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Volume 20 No. 42
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Morane Kerek, U.S. Olympic Committee

n January 2016, the U.S. Olympic Committee was focused on preparations for the Rio Summer Games. But it was also handling transition at the chief financial officer position for the first time in 15 years.
Morane Kerek
U.S. Olympic Committee // Chief financial officer

Morane Kerek stepped in for the retiring Walt Glover, and the organization didn’t miss a beat. The finance department even posted the highest internal customer service scores that year.

Kerek, one of four women on the executive team at Team USA, credits her success as CFO — and before that, managing director for internal audit and controller — to “not being a traditional accountant.”

“I can relate to agents, and event people, and comms people, and I can bring the accounting to a creative mind,” she said. “I can explain contracts and accounting to nonfinancial people. That’s always been one of my strengths. Fitting into the sports world was a natural because you deal with a lot of people without that background.”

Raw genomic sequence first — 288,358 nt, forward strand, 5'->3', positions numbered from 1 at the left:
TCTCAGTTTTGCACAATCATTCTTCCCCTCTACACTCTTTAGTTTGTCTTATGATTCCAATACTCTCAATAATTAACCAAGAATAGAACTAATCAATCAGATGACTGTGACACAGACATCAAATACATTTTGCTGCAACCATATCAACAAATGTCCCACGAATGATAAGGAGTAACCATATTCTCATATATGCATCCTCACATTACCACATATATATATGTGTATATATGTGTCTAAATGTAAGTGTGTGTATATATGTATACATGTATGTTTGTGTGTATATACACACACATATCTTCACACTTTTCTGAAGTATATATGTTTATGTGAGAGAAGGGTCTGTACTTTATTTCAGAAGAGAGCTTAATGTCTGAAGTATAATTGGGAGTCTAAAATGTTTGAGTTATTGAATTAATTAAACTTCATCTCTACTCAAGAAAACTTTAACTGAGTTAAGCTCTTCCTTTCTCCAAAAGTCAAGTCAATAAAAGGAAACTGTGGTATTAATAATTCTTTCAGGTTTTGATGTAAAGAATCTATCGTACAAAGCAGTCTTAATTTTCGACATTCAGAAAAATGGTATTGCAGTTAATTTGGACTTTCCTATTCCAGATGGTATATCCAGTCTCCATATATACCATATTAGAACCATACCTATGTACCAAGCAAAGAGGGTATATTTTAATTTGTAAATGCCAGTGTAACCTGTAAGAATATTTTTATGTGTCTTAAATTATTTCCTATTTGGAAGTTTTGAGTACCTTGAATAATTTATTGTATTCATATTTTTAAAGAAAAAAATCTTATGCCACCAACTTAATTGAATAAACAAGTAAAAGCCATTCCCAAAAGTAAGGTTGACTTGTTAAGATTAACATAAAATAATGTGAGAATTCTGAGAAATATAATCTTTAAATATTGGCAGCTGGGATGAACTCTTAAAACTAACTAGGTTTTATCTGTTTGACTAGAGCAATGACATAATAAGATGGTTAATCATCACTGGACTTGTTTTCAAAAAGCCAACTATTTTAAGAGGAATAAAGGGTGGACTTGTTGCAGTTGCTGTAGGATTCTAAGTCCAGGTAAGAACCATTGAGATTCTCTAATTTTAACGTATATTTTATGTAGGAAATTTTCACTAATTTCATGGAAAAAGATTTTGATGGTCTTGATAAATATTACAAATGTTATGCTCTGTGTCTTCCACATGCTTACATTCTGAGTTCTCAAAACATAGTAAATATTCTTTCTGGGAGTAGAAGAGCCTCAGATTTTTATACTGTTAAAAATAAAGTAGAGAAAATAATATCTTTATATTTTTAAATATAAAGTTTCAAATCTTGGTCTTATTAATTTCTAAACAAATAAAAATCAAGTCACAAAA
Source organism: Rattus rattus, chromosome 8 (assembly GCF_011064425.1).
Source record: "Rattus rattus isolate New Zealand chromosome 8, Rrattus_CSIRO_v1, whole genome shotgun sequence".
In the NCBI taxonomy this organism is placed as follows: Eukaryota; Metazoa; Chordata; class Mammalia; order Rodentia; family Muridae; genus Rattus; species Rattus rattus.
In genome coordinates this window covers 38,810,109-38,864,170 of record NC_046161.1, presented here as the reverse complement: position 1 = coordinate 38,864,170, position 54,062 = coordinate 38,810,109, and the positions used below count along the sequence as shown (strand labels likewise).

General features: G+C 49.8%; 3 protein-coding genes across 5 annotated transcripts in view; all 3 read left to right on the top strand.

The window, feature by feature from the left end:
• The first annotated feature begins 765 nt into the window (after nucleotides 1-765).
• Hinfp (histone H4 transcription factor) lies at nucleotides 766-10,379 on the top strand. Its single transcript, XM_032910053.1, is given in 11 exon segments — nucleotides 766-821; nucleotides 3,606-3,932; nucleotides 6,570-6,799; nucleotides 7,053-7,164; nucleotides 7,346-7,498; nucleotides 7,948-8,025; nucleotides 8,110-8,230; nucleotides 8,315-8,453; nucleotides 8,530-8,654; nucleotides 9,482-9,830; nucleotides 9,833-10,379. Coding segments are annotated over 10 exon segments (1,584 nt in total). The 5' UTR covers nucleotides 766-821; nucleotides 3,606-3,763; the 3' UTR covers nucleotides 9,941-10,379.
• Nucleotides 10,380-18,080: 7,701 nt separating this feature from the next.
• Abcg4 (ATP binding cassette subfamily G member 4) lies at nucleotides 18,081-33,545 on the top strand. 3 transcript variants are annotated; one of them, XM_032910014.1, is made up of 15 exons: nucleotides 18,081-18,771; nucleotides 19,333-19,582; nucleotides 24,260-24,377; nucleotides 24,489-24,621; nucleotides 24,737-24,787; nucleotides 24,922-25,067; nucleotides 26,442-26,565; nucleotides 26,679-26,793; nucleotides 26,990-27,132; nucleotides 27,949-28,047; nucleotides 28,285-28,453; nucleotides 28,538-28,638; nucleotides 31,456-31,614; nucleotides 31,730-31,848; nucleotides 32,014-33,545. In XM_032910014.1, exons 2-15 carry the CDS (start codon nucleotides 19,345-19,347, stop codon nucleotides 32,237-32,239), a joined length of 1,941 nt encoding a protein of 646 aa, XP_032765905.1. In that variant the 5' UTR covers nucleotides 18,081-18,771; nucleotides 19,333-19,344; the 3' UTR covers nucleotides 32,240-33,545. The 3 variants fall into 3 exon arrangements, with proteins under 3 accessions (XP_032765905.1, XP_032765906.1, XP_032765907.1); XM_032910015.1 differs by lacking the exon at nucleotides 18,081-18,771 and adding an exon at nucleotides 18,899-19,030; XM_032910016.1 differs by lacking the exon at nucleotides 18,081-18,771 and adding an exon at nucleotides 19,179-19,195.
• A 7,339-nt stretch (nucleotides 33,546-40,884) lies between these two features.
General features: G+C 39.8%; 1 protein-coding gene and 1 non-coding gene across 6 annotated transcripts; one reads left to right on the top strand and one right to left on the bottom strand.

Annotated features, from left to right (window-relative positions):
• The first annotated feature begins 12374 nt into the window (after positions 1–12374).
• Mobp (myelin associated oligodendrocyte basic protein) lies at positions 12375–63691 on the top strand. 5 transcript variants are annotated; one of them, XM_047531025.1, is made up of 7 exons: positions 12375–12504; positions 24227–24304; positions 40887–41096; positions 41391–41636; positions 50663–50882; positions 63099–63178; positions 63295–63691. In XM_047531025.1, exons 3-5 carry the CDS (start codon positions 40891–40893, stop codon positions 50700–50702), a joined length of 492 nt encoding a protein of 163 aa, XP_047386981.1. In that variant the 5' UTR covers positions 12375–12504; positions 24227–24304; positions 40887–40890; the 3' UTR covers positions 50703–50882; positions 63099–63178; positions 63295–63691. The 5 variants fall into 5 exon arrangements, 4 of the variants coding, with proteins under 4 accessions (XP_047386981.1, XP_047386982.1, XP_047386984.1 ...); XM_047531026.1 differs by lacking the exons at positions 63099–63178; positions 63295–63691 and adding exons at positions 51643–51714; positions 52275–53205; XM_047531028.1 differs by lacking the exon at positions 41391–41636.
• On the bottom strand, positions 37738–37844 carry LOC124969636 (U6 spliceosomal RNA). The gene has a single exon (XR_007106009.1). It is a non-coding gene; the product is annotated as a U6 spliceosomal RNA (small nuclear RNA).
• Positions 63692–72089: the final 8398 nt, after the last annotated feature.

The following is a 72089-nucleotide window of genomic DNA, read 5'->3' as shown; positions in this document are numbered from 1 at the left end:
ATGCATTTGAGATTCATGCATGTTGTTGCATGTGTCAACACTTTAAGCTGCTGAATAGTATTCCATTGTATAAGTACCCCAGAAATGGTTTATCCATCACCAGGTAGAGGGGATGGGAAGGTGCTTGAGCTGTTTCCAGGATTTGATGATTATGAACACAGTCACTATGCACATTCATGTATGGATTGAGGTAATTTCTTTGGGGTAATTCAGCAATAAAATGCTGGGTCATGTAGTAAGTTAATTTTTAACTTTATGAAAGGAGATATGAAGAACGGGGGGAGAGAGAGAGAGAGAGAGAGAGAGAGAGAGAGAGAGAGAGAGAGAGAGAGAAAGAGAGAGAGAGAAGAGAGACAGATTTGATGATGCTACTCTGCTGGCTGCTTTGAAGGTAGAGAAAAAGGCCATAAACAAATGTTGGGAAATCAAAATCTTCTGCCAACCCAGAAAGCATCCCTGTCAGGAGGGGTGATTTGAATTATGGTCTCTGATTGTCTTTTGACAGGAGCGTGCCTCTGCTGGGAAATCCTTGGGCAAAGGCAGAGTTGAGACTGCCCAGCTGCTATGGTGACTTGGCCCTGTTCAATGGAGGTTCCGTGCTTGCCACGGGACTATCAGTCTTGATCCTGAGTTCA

After starting her career at Ernst & Young, she got a job at IMG, specifically because she wanted to work in finance and not be an agent, she suspects. There, she learned the sports business as a controller for IMG’s Trans World International, then later as finance director for tennis. She credits her career success to a frame of mind, one she looks for in her staff, too: “We are trying to get to a yes answer, not a no answer. There are rules and laws we need to follow, but how do you help the group do what the organization’s trying to achieve?”

— Ben Fischer

  • Where born: Wheeling, W.Va.
  • Education: Miami (Ohio) University, B.S. in accountancy.
  • Attributes I look for when hiring: Curiosity and attitude. Just about everything else is teachable.
  • Networking tip I’ve learned: Try to find one common trait to make an authentic connection with someone you meet for the first time.
  • Best advice I’ve received for career development: Volunteer for lots of different roles, jobs and experiences. Fill in for a co-worker on leave. Take that crazy temporary assignment that seems out of your career path. Volunteer to help with a project in a different department. You never know when those experiences will come in handy in the future.
  •  Sports business industry can foster a healthier work-life balance by: The industry is full of highly ambitious, very hardworking people. At the organizational level, making balance a priority is important but as individuals we are responsible for embracing opportunities.
  • Is discussion about challenges women face working in sports necessary or played out? We, as a society, still have both conscious and unconscious biases that negatively impact women’s careers, and the sport industry is no different. But it’s getting better, slowly but surely.
  • Cause supported: I work with a local nonprofit that provides environmental education for kids. Even in Colorado, too many kids don’t have the opportunity to get outside and play in nature.